Baby

We prayed you into the world. 
Our love for each other,

And our faith in our Creator

Were the spark of a light

That will now never be extinguished.

That light grows, like you in my womb

More than love – something else…

An awareness that you, little you,

Will change our lives forever.

We will be yours, and you ours.

A knowledge that my heart

Is now indelibly scarred,

With your name. For a while

We will be your world,

Your guiding light, your flame.

 

Hello Ash Wednesday

Excuse the reflective mood. Lent starts today, so it’s got me thinking a bit more about others.

I stumbled across this while flicking through Pinterest this morning:

Isaiah 58-10Very much the theme for my life at the moment, my new job working for ASLAN, putting pen to paper again (ok, tapping on keys) with HJ – it seems a lot is being shuffled into perspective!

What’s wonderful about Lent is that it crosses religion, and even cultures. Ask most people in the street, and they will know that it’s a time when you have to ‘give something up’. But what if you turn it on it’s head and, instead of giving something up, make it a time when you DO something you wouldn’t normally do?

I’ve been openly confronted by some who ask ‘why should I give something up?’ Well, if you don’t want to, don’t! But…you’re missing the point…

The main reasons Christians ‘do’ Lent is to reflect on the time Jesus spent 40 days and nights alone in the desert. It’s the time leading up to Jesus’ crucifixion and subsequent resurrection (Easter) when he gave up food and companionship to pray and be closer to God, his father.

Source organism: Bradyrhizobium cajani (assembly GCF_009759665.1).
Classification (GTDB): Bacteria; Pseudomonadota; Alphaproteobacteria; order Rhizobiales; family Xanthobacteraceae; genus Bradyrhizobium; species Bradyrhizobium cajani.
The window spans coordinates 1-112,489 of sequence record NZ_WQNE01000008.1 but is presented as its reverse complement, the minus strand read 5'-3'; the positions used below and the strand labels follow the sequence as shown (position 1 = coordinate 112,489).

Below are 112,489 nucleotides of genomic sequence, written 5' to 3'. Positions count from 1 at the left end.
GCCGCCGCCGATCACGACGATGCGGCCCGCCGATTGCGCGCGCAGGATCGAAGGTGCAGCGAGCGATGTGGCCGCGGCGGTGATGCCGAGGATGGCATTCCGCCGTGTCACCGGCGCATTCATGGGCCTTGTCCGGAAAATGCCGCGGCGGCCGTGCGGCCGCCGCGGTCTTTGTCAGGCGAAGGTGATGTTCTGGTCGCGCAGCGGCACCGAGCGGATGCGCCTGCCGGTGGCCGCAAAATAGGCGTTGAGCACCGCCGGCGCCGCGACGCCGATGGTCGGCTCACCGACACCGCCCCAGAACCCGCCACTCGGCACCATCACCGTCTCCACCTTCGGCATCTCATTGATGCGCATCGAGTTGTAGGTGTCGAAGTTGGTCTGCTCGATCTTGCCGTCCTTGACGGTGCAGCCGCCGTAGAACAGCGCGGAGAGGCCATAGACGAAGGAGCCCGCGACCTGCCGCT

At the heart of Christianity is a hope that we’d help and love the needy, the hungry and the lonely. Sometimes that’s really hard to do. Especially when your initial kindness is rejected or ridiculed by others.

Video: Moved to write by Marcken

 

 

Untitled…

Royal CourtsThey walked slowly out of the building; through its long shadows, down the stark white steps and into the sunshine. It was only then he realised how chilled the stone had been, and how muffled the sound as it’d bounced around the cavernous architecture.

He glanced up at the arch as they came out under it. The building seemed to glow in the sunshine. The sky a blue back-drop. In any other circumstance, he may have paused to appreciate it more.

He was suddenly aware of a group of people clustering around the family who had come out just ahead of them. Men with cameras, a woman holding a microphone. Press.

He guided Geena in the opposite direction, and closer to him, thankful that the family had come out before him..and that they were not interested in them. In the grand scheme of things – they were small fry.

He glanced at Genna as they crossed over the Strand and made their way down Arundel Street, towards Temple Tube Station. Her shoulders shook under his hand every so often as she took another gulp of breath. They hadn’t said a word to each other for hours.

But, what do you say?

His attention was caught by a young black man standing outside a coffee shop. He wore a long black robe that fell to just above his ankles. He was holding a white wig under one arm; his other hand held a thin cigar, which he drew on every so often before it collaborated in making another point to his companion. 

He realised that it was the smell of the cigar that had caught his attention. It took him back to the last time he’d smoked one, thirty odd years ago, when his son had just been born.

With two girls already, he’d really wanted a son. He’d have been happy with either, of course. But, he’d secretly wanted a son. So when he’d arrived at the delivery room, and the nurse presented him with a wriggling bundle in a pink blanket, he was slightly dismayed.

Geena laughed at him. She’d looked blotchy and knakered. Her gown was in disarray, and the top of her breasts were streaked with blood. She was beautiful. 

And then he realised, as the nurse, half smiling too, opened up the blanket.

“We ran out of blue ones today,” She’d said, apologetically. 

Up the hill